Achaan Chah explained, ''There are two kinds of suffering: the suffering that leads to more suffering and the suffering that leads to the end of suffering. If you are not willing to face the second kind of suffering, you will surely continue to experience the first."
Achaan Chah's way of teaching is usually straightforward and direct. When he meets his monks on the monastery grounds, he often asks, "Are you suffering much today?" If one answers yes, he replies, 'Well, you must have many attachments today," and then laughs with the monk about it.
Have you ever had happiness? Have you ever had suffering? Have you ever considered which of these is really valuable? If happiness is true, then it should not dissolve, should it? You should study this point to see what is real, what is true. This study, this meditation, leads to right understanding.
The Discriminating Mind
Right understanding ultimately means non-discrimination-seeing all people as the same, neither good nor bad, neither clever nor foolish; not thinking that honey is sweet and good and some other food is bitter. Although you may eat several kinds of food, when you absorb and excrete them, they all become the same. Is it one or many? Is a glass big? In relation to a little cup, yes; when placed next to a pitcher, no.
Our desire and ignorance, our discrimination color everything in this way. This is the world we create. Again, a pitcher is neither heavy nor light; we just feel that it is one way or the other. In the Zen koan of the flag in the wind, two persons are watching a flag: one says it is the wind that moves, the other says it is the flag. They can argue forever, take sticks and fight it out, all to no avail, for it is the mind that moves.
There are always differences. Get to know those differences, yet learn to see the sameness too. In our group people come from different backgrounds, different cultures. Yet without thinking, 'This one's Thai, that one's Lao, he's Cambodian, he's a Westerner," we should have mutual understanding and respect for the ways of others. Learn to see the underlying sameness of all things, how they are all truly equal, truly empty. Then you can know how to deal with the apparent differences wisely. But do not get attached even to this sameness.
Why is sugar sweet and water tasteless? It is just their nature. So too with thinking and stillness, pain and pleasure-it is wrong understanding to want thinking to cease. Sometimes there is thought, sometimes stillness. We must see that both are by nature impermanent, unsatisfactory, not a cause for lasting happiness. But if we continue to worry and think further, '1 am suffering, I want to stop thinking," this wrong understanding only complicates things.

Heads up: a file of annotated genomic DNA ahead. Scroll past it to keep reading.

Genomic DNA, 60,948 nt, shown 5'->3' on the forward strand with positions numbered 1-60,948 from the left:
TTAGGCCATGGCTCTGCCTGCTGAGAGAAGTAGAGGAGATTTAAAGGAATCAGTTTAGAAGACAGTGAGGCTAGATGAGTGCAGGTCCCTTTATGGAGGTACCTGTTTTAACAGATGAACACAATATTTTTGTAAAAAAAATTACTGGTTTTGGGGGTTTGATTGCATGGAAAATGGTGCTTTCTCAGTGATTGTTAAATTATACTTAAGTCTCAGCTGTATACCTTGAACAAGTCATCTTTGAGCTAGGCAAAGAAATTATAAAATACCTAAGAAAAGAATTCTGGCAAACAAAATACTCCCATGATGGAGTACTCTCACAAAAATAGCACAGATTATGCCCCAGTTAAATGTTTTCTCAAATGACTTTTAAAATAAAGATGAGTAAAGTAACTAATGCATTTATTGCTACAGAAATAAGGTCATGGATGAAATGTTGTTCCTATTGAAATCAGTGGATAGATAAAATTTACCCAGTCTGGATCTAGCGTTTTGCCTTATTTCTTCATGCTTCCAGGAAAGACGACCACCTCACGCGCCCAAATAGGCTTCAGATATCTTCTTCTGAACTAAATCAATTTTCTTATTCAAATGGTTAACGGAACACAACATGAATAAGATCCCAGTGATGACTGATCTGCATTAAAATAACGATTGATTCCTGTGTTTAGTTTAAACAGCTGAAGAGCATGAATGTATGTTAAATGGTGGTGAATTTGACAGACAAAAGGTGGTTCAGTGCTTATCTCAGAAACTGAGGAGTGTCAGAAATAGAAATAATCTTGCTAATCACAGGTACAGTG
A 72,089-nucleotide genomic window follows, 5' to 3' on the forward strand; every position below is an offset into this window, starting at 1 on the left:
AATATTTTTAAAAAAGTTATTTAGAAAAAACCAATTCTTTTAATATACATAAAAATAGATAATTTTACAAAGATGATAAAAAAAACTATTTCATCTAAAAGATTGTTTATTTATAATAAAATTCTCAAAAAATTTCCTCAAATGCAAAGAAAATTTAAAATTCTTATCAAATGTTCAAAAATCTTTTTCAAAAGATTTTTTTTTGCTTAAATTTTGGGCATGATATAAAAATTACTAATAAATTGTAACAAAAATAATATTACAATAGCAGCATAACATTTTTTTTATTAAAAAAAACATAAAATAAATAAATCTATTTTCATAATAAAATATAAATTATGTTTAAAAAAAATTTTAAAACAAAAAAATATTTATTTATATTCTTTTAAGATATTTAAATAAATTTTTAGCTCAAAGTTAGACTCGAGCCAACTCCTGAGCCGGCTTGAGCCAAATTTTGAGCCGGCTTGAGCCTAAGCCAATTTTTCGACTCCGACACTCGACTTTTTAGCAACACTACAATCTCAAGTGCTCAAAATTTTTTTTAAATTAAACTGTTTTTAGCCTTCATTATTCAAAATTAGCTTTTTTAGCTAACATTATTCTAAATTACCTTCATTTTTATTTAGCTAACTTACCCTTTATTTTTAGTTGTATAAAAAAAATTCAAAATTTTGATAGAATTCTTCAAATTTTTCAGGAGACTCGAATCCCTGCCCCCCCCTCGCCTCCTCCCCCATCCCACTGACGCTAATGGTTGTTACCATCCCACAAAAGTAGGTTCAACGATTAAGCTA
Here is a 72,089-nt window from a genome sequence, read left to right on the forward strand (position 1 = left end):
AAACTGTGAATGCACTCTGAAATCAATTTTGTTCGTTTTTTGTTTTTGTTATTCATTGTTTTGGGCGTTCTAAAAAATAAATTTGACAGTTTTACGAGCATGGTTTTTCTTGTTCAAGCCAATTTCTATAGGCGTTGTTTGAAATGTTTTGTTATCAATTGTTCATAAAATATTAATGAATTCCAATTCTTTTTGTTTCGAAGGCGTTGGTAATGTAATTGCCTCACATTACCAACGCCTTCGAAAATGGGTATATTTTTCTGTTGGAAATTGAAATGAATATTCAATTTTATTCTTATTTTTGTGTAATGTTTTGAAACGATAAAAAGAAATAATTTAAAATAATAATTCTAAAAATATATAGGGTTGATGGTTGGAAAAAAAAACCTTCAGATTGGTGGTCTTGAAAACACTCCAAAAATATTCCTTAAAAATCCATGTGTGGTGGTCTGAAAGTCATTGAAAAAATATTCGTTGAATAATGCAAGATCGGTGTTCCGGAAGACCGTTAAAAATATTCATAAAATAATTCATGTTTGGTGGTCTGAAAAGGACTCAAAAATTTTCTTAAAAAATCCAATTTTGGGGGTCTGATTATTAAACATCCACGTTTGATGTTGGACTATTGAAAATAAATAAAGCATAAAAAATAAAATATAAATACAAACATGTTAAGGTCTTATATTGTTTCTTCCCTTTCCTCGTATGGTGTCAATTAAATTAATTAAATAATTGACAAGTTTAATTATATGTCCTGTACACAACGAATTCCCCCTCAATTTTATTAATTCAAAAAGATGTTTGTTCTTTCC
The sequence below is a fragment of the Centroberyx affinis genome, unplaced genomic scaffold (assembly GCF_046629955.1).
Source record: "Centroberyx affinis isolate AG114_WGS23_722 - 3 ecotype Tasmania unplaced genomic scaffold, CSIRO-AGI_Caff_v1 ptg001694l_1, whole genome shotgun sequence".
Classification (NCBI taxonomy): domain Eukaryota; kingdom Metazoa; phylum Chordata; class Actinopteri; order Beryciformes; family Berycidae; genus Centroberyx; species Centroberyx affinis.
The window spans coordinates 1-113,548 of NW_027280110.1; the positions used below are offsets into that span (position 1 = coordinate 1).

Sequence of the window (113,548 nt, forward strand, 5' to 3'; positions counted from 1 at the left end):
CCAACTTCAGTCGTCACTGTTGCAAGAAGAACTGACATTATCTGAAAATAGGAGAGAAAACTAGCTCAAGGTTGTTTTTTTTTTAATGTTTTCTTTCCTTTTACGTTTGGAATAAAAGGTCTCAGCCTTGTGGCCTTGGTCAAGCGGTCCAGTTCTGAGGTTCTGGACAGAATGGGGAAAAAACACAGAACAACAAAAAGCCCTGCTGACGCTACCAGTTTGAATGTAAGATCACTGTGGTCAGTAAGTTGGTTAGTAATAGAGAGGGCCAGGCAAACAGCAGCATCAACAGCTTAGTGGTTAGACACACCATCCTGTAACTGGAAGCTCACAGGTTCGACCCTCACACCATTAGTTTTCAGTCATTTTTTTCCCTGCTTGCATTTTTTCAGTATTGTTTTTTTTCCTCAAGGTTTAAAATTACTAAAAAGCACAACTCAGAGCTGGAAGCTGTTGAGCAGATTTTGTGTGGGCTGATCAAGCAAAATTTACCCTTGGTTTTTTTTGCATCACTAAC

At times, we may feel that thinking is suffering, like a thief robbing us of the present. What can we do to stop it? In the day, it is light; at night, it is dark. Is this itself suffering? Only if we compare the way things are now with other situations we have known and wish it were otherwise. Ultimately things are just as they are-only our comparisons cause us to suffer.
You see this mind at work-do you consider it to be you or yours? "I don't know if it's me or mine," you answer, "but it's certainly out of control." It is just like a monkey jumping about senselessly. It goes upstairs, gets bored, runs back downstairs, gets tired of that, goes to a movie, gets bored again, has good food or poor food, gets bored with that too. Its behavior is driven not by dispassion but by different forms of aversion and fear.
You have to learn control. Stop caring for the monkey-care for the truth of life instead. See the real nature of the mind: impermanent, unsatisfactory, empty. Learn to be its master; chain it down if you must. Do not just follow it, let it wear itself out and die. Then you have a dead monkey. Let the dead monkey rot away, and you have monkey's bones.
Still enlightenment does not mean to become dead like a Buddha statue. One who is enlightened thinks also but knows the process as impermanent, unsatisfactory, and empty of self. We who practice must see these things clearly. We need to investigate suffering and stop its causes. If we do not see it, wisdom can never arise. There should be no guesswork, we must see things exactly as they are-feelings are just feelings, thoughts are just thoughts. This is the way to end all our problems.
We can see the mind as a lotus. Some lotuses are still stuck in the mud, some have climbed above the mud but are still underwater, some have reached the surface, while others are open in the sun, stain-free. Which lotus do you choose to be? If you find yourself below the surface:, watch out for the bites of fishes and turtles.
Sense Objects and the Mind
We do not examine ourselves; we just follow desire, caught in endless rounds of grasping and fearing, wanting to do just as we please. Whatever we do, we want it to be at our ease. If we are not able to have comfort and pleasure any longer, we are unhappy, anger and aversion arise, and we suffer, trapped by our mind.
For the most part, our thinking follows sense objects, and, wherever thought leads us, we follow. However, thinking and wisdom are different; in wisdom, the mind becomes still, unmoving, and we are simply aware, simply acknowledging. Normally, when sense objects come, we think about, dwell on, discourse over, and worry about them. Yet none of those objects is substantial; all are impermanent, unsatisfactory, and empty. Just cut them short and dissect them into these three common characteristics. When you sit again, they will arise again, but just keep observing them, keep checking them out.
This practice is like caring for a buffalo and a rice field. The mind is like the buffalo that wants to eat the rice plants, sense objects; the one who knows is the owner. Consider the comparison. When you tend a buffalo, you let it go free but you keep watch over it. You cannot be heedless. If it goes close to the rice plants, you shout at it and it retreats. If it is stubborn and will not obey your voice, you take a stick and hit it. Do not fall asleep in the daytime and let everything go. If you do, you will have no rice plants left, for sure.